At many venues, attendees had been required to offer their names and cellphone numbers for use for tracing in case of an outbreak. Masks and temperature checks had been required. Some live performance halls barred the promoting of meals and drinks. Seats at some areas had been staggered to resemble flowers, in an association that got here to be recognized in Taiwan as “plum blossom seating.”

Despite the vigilance, there have been occasional scares. More than a hundred individuals had been pressured to quarantine in March of final yr after coming into contact with the Australian composer Brett Dean, who examined constructive for the virus after performing in Taiwan. The incident was front-page information in Taiwan, with some individuals fuming that Dean — whose “Hamlet” is scheduled on the Metropolitan Opera in New York subsequent season — had been allowed to carry out although he had a cough.

Lydia Kuo, the chief director of the National Symphony Orchestra, which collaborated with Dean, mentioned the scare taught the orchestra the significance of sustaining strict well being measures even when infections had been close to zero.

“We were facing an unknown enemy,” she mentioned. “We were lucky to face this reality very early.”

Taiwan’s still-active cultural scene attracted expertise from around the globe over the previous yr when many artists had been with out secure work and confined at dwelling. There had been visits by the Chamber Music Society of Lincoln Center, the German organist Felix Hell, and Ma, the famend cellist, who chartered a flight to the island for a tour in November.

Many musicians with roots in Taiwan have additionally returned, some for an prolonged go to. Ray Chen, a violinist, got here again in August on the urging of his household and has taken half in about 20 reside live shows, grasp lessons and music schooling outreach occasions since then. He mentioned he was struck by the care individuals confirmed towards each other and the widespread adherence to public well being guidelines, even when Taiwan went months with none reported infections.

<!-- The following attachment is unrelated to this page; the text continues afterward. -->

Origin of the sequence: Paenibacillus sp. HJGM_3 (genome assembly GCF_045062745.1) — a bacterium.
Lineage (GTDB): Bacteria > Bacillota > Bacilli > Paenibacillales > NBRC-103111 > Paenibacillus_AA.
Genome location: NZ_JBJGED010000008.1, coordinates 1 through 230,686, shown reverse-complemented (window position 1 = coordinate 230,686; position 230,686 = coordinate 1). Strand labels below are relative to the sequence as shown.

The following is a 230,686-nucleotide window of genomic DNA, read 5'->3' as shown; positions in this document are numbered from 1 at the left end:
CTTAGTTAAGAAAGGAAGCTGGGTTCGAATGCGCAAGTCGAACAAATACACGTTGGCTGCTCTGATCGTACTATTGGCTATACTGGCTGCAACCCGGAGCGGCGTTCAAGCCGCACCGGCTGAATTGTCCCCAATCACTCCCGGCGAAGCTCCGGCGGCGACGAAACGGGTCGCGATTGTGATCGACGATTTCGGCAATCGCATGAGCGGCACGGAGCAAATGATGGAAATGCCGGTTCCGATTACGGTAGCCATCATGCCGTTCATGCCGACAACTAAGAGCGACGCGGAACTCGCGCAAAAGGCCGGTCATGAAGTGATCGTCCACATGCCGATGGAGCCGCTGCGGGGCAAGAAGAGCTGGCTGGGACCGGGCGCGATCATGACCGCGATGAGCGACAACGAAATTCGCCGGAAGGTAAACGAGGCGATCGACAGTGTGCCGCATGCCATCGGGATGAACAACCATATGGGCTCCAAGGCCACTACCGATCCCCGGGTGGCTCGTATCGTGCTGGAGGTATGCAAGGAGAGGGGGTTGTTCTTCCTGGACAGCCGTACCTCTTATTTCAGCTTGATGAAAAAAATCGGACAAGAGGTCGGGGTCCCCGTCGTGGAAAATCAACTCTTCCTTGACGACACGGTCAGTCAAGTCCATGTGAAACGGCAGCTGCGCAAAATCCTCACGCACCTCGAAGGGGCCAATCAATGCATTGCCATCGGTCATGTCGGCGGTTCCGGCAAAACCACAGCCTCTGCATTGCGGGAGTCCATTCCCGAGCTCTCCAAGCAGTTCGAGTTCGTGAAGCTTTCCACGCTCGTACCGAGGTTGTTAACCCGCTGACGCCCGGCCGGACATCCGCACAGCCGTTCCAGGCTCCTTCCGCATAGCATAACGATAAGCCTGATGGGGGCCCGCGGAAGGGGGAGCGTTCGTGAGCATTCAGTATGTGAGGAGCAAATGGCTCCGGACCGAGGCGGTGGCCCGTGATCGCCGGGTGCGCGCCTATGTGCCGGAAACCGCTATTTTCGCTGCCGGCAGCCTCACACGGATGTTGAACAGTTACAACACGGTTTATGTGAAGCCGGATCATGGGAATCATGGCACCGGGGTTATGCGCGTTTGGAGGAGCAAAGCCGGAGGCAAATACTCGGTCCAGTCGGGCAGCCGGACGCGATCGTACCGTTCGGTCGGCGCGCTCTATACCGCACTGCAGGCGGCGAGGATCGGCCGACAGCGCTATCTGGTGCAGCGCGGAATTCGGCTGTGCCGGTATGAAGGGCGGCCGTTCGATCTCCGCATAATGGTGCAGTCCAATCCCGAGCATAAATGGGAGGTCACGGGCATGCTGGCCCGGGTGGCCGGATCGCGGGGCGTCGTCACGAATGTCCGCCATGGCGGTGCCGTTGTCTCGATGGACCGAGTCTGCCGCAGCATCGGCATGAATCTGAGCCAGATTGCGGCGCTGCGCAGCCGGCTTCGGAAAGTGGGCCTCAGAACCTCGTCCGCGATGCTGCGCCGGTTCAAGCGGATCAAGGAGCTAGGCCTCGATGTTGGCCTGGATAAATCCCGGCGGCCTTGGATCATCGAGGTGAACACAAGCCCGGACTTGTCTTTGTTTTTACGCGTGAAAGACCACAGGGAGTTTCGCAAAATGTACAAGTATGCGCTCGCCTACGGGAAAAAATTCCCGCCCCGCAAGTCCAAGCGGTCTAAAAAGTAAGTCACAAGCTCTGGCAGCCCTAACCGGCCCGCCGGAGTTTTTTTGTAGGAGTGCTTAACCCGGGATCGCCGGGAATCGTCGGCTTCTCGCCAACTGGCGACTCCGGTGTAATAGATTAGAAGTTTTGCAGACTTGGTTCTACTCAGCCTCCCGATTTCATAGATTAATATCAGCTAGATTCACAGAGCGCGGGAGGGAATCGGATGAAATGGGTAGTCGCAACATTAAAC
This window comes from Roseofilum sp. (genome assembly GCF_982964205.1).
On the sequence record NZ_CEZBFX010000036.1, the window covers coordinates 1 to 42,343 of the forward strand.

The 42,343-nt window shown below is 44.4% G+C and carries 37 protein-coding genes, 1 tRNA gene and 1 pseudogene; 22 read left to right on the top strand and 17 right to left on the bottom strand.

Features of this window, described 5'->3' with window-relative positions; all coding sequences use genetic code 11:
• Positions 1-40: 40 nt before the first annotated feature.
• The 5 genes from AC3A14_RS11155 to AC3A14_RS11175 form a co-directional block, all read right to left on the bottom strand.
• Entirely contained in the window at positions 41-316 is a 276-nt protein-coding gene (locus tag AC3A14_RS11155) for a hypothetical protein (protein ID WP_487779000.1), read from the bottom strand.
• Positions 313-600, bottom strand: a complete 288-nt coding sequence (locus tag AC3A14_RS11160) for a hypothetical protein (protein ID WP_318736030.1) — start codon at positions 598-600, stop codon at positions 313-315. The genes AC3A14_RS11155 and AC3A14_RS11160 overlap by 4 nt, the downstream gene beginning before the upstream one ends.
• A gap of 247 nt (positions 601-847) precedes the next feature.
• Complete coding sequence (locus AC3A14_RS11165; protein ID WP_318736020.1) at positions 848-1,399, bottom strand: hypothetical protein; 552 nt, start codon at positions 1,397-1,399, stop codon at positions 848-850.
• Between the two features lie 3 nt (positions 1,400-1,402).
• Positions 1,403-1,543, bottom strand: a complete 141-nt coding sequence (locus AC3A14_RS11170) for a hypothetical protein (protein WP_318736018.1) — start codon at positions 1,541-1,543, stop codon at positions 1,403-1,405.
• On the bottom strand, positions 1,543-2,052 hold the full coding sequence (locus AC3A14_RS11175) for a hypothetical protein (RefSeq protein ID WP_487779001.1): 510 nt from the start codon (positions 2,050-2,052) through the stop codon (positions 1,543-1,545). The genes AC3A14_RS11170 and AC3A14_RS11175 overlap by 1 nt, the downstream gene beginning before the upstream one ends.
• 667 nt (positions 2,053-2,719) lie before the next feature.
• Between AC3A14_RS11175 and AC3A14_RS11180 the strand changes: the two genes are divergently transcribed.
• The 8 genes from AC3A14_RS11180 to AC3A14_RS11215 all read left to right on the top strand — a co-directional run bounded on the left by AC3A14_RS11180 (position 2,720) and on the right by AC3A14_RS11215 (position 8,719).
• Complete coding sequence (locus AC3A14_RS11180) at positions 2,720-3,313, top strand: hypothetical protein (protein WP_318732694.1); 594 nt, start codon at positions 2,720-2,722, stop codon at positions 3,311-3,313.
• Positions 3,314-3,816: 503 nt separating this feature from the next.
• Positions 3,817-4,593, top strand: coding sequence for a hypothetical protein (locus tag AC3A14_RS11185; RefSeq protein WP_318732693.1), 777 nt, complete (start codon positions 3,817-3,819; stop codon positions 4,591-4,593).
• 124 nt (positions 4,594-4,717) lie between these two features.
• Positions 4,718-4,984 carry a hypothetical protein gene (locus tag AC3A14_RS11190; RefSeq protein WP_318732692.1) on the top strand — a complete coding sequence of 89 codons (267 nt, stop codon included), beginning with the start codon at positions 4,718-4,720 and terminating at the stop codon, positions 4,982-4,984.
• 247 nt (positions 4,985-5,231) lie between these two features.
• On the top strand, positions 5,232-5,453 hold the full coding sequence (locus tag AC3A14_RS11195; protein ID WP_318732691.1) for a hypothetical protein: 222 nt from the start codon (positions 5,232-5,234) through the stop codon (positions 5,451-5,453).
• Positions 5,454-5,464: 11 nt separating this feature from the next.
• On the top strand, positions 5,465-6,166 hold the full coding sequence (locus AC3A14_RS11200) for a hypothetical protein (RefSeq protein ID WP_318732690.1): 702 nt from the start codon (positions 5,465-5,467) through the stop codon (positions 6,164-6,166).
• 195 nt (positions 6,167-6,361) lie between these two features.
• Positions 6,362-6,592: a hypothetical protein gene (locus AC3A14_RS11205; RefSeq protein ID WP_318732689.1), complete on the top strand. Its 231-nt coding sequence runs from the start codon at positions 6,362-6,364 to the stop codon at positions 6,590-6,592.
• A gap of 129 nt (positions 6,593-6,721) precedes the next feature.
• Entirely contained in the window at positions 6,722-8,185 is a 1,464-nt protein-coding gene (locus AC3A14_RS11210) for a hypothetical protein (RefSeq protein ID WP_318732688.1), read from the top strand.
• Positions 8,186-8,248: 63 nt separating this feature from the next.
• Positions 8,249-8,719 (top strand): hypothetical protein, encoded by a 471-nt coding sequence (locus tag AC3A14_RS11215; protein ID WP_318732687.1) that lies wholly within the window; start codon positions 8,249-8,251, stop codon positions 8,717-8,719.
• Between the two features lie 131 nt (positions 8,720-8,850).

“Everyone is willing to play a part,” Chen mentioned. “Everyone values life.”

Taiwan’s strict method has not been in style in all corners of the inventive world. After the outbreak this month, some artists questioned the federal government’s resolution to shut efficiency venues, involved that it might damage performers’ earnings.

Lang Tsu-yun, a Taiwanese actress who leads a theater troupe, provoked controversy when she instructed, in a sharply worded Facebook put up, that the restrictions could be devastating to arts teams.

“Do you know how long we rehearse?” Lang wrote. “Do you know how many of us are working hard?” (After coming below criticism for her feedback, Lang deleted the put up and apologized.)

A masked crowd at a efficiency on the National Concert Hall in Taipei in November, when low numbers of coronavirus instances allowed for a just about regular cultural life.Credit…Ann Wang/Reuters

The authorities has supplied tens of tens of millions of in subsidies to arts teams in the course of the pandemic, however some performers say the grants haven’t been sufficient to offset losses. Officials say restrictions on massive gatherings are essential to curb the rising price of infections.

But for visiting performers caught in the midst of the most recent surge, the expertise has been irritating.

The violinist Cho-Liang Lin was excited to reach in Taiwan final month, his third journey to the island for the reason that begin of the pandemic. After livestreaming for months and taking part in in empty halls within the United States, the place he lives, he had come to relish the power of reside performances in Taiwan, the place he was born, regardless of the necessary quarantine.

Then this month, Lin’s live performance with the Taipei Symphony Orchestra, with which he was going to carry out Korngold’s Violin Concerto, was canceled two hours after his first rehearsal. He was additionally pressured to cancel a summer season pageant for younger musicians that he leads in Taipei. He was devastated, going out with associates to drink Scotch.

“All that work and waiting around went for nothing,” mentioned Lin, who returned dwelling to Houston final week. “I can’t help but notice the irony here. The model citizen of the world now has become a bit of a problem child.”

Amy Chang Chien contributed reporting.